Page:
Every morning before work, as the rest of the Ukrainian people, I read the news about what is happening with our people and our country. The news is usually not good and sometimes I get scared because I can see how people who were not lucky enough to live closer to the west suffer because of terror. They can not work properly, even remotely, and are forced to relocate from their homes.
Let’s talk a little about my work. I am responsible for the backend tasks. I create new features and improve the old ones to make life science companies’ research processes more effective and faster. The war in my country has made me think about many things, for example the need to develop areas of IT and expand this. Especially it has made me think about life sciences, because this is very important in these current times. Medicines and treatments are really needed in my country right now.
Lastly, I want to say that although the war has affected me a lot, I will not lose heart and I will continue to live and improve myself as a developer and as a person. I will not lose heart for my country. Regardless of the scary things I have described above, my company and this remote work gives me confidence as a developer, it gives me a livelihood, and it supports my family. The team instill courage in me every day and they support me in my remote work.
Text by Anatolii Kovalchuk, back-end developer, Knowledge Gate Group
“Just as everything else, science was affected”
Viktoriia Tsuber worked as a professor and scientist in Poltava State Medical University, in Poltava, Ukraine. She left the country when the war started and she is now continuing her research at Karolinska Institutet in Solna.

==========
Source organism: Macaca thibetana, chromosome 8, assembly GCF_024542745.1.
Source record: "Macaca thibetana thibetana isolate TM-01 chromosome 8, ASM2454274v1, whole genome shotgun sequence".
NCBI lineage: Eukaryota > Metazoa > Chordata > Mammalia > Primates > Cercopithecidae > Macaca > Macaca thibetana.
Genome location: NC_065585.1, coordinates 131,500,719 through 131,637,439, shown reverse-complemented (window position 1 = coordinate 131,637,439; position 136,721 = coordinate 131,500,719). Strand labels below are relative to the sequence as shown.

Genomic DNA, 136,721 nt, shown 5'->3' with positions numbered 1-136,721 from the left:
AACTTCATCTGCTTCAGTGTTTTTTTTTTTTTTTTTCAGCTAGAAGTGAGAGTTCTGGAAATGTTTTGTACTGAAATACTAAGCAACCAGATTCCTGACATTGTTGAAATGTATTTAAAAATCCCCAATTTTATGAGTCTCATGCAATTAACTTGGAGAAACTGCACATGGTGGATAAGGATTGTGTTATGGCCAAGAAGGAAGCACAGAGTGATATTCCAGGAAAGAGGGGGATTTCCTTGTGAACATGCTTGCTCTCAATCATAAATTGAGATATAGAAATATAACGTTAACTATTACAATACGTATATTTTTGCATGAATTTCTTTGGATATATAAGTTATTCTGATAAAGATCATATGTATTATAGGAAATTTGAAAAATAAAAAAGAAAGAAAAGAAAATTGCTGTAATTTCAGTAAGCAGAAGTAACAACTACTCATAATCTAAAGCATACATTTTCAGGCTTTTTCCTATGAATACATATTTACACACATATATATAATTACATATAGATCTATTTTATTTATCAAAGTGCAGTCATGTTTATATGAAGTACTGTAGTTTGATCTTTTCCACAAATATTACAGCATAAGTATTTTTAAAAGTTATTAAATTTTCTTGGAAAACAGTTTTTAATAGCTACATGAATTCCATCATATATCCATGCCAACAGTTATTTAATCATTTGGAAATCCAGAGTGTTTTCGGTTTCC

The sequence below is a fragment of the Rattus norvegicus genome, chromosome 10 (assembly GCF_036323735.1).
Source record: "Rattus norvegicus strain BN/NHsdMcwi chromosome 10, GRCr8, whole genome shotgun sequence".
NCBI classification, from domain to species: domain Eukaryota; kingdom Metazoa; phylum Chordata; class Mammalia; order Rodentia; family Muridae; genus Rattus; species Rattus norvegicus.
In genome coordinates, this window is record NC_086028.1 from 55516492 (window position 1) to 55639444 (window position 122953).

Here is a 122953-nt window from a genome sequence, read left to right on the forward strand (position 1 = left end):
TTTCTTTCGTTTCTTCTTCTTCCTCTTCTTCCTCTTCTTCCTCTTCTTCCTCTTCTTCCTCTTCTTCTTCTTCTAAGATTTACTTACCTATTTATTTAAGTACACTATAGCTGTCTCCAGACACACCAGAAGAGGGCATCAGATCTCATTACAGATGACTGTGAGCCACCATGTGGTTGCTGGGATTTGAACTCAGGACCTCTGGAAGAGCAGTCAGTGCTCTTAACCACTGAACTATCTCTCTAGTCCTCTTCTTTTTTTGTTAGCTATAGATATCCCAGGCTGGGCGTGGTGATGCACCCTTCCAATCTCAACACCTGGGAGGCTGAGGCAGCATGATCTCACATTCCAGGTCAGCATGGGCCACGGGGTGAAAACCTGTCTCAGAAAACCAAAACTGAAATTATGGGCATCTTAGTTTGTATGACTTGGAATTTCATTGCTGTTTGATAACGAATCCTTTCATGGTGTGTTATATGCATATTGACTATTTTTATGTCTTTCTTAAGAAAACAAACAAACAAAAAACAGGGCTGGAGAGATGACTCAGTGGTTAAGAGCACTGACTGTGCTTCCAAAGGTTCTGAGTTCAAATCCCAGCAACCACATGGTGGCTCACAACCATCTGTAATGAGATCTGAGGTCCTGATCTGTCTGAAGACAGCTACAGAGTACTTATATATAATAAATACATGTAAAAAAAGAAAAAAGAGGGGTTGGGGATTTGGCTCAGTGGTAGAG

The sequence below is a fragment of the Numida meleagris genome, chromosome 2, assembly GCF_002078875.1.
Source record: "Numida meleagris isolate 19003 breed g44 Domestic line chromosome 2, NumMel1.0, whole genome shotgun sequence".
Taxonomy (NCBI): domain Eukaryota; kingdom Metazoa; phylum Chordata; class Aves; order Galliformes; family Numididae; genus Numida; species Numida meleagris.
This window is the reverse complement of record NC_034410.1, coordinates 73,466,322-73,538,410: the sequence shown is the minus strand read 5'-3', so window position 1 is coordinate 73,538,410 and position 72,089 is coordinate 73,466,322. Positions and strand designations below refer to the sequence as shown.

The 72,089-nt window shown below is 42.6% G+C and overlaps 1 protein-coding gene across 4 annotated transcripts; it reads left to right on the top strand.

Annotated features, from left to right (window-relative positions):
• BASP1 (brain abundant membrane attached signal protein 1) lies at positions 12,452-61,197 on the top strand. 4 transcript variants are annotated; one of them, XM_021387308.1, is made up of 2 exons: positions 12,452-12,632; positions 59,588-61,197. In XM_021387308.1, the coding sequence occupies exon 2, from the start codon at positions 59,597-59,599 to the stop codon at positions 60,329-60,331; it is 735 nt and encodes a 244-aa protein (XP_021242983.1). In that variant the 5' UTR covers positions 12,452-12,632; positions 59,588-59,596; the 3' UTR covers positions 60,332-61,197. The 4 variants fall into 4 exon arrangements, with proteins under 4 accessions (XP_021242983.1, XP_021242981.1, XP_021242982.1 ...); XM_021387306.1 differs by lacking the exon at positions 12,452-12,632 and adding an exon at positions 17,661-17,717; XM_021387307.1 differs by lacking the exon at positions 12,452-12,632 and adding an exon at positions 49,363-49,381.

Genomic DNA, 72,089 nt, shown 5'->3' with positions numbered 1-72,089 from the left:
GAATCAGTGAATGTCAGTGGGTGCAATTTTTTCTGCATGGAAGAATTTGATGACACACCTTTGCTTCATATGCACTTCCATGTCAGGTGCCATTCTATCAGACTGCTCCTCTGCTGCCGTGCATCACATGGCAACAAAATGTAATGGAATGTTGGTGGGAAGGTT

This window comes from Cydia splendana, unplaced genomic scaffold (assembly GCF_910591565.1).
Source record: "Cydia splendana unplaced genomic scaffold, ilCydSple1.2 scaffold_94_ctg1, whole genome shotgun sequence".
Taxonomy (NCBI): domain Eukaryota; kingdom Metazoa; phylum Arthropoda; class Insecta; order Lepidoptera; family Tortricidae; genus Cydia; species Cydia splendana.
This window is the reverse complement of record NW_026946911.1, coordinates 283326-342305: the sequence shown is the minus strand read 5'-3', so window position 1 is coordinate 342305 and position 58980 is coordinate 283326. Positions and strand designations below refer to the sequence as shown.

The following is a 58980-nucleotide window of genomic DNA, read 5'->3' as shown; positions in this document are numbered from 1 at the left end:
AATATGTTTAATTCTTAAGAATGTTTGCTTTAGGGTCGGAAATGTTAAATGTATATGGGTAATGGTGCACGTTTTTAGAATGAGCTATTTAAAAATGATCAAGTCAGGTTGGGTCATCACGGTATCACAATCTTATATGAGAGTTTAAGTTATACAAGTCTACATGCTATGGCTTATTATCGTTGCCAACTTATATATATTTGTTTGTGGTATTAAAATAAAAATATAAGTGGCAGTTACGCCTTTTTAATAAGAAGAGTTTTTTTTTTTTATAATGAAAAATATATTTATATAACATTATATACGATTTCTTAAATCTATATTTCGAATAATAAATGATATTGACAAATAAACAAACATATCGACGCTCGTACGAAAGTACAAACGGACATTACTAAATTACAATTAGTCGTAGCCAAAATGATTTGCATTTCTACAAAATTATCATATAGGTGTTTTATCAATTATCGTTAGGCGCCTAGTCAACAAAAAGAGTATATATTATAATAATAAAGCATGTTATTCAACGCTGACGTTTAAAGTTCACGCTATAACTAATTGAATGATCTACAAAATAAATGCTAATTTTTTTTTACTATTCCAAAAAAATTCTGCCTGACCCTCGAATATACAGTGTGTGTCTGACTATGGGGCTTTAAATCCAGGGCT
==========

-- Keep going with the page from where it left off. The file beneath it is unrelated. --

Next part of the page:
During her research in Ukraine, Viktoriia Tsuber used methods within the field of bioinformatics to analyze big data sets describing how cancer cells react to cancer treatment. She is now continuing her research at Karolinska Institutet, in professor Thomas Helleday’s MTH1 project. Helleday was Viktoriia’s former supervisor when she was doing her postdoc in Sweden in 2015. Just three days before the war in Ukraine started, and her world was turned upside down, she received the textbook for students (that she had published with a top Ukrainian publisher of medical literature) from print.
How has your personal life been affected by the war?
“My family is back in Ukraine. My parents don’t want to move out, they have a dog that they can’t move. My son is also in Ukraine. He cannot be conscripted because of his health but he cannot cross the border either. Men aged 18-60 are not allowed to cross the border even if they can’t be in the army. He is in a safe place.”
“I don’t think anyone can comprehend that this war is happening in the 21st century. Personally, I am fine. Emotionally it’s much harder.”
“They are safe today, but tomorrow I don’t know. It is hard to focus when all these horrible things are happening in my country, it’s very difficult. I don’t think anyone can comprehend that this war is happening in the 21st century. Personally, I am fine. Emotionally it’s much harder.”
What was the environment like for scientists in Ukraine before the Russian invasion?